Committee recommends no drug test for welfare checksBISMARCK — The House Appropriations Committee recommended against a bill that would require a drug test for individuals benefitting from a federal welfare program.
By: TJ Jerke, Forum News Service
BISMARCK — The House Appropriations Committee recommended against a bill that would require a drug test for individuals benefitting from a federal welfare program.
House Bill 1338 is asking for $595,828 for the upcoming biennium to cover the costs of testing those receiving Temporary Assistance for Needy Families. From that money, $15,000 would be used for the actual drug tests of an estimated 6 percent of new enrollees assumed to have a history of drug use. Another $60,000 would be used to cover the cost of 6 percent of the 798 current recipients who are not already being tested and found to be reasonably suspicious.
The bill would include $420,000 for changes that would have to be made to the program’s eligibility system and another $100,000 for legal costs associated with clients that may appeal the results of the drug test or challenge a violation of their Fourth Amendment right to unreasonable search and seizures.
The bill was sent out of committee with a 16-4 do not pass recommendation and will be taken up by the full House.
To file a court case in North Dakota, a plaintiff will have to reside in the state, or the cause of the court case would have to take place in the state under a bill heard Wednesday.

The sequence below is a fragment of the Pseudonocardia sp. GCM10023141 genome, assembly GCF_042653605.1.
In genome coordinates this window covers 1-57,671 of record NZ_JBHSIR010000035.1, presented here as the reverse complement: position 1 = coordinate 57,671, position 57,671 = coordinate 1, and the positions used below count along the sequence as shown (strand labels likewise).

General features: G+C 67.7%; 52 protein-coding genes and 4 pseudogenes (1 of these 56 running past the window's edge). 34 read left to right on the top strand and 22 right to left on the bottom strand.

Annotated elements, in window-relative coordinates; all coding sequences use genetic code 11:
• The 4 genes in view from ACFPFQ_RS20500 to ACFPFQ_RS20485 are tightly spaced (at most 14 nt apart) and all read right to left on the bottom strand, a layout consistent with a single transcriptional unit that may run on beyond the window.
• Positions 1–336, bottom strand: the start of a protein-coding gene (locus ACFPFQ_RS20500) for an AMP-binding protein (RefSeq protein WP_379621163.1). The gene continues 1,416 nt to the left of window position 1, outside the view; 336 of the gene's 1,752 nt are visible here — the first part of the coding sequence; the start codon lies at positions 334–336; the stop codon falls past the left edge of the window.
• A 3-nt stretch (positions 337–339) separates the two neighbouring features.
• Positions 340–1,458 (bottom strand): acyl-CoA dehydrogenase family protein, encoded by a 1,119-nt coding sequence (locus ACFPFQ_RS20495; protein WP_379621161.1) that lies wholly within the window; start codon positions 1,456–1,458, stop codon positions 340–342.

House Bill 1042 was crafted after the 2012 interim judiciary committee conducted a study, and found cases that have been tried in the state had nothing to do with the state or its residents.
“If there’s no connection between the case and state, why should taxpayers bear the cost of the judicial system?” said Rep. Lawrence Klemin, R-Bismarck.
The bill passed through the House unanimously and was heard Wednesday in the Senate Judiciary Committee.
Current law only requires an action must be brought in a county where one or all of the defendants reside. If none of them live in the state, action must be heard in the county the plaintiff provides in the summons.
The bill would help prevent “forum shopping,” which is used to try a case outside someone’s home town where they are too well known, if an attorney doesn’t care for a particular judge or if another judge’s views are similar to an attorney’s.
School districts could be able to apply for matching grant funds from the state to help cover costs to increase safety.
Under Senate Bill 2267, the state would allocate $10 million to the Department of Public Instruction to allocate grants for the purchase and installation of alarms, cameras, electronic door locks, intercom systems, metal detectors and other safety mechanisms.
The bill would allow DPI to give $25,000 to eligible school districts and a pro-rated share of any remaining funding.
The bill’s prime sponsor, Sen. Lonnie Laffen, R-Grand Forks, said many schools were built in the early 1900s and have expanded since, adding multiple entry points where problems could occur.
He said schools are unable to address security-related concerns because they are put toward the bottom of a priority list with federal requirements put towards the top. He added that schools also have a limited maintenance fund to address security issues.
The bill was sent to the House by a 30-17 Senate vote on Wednesday.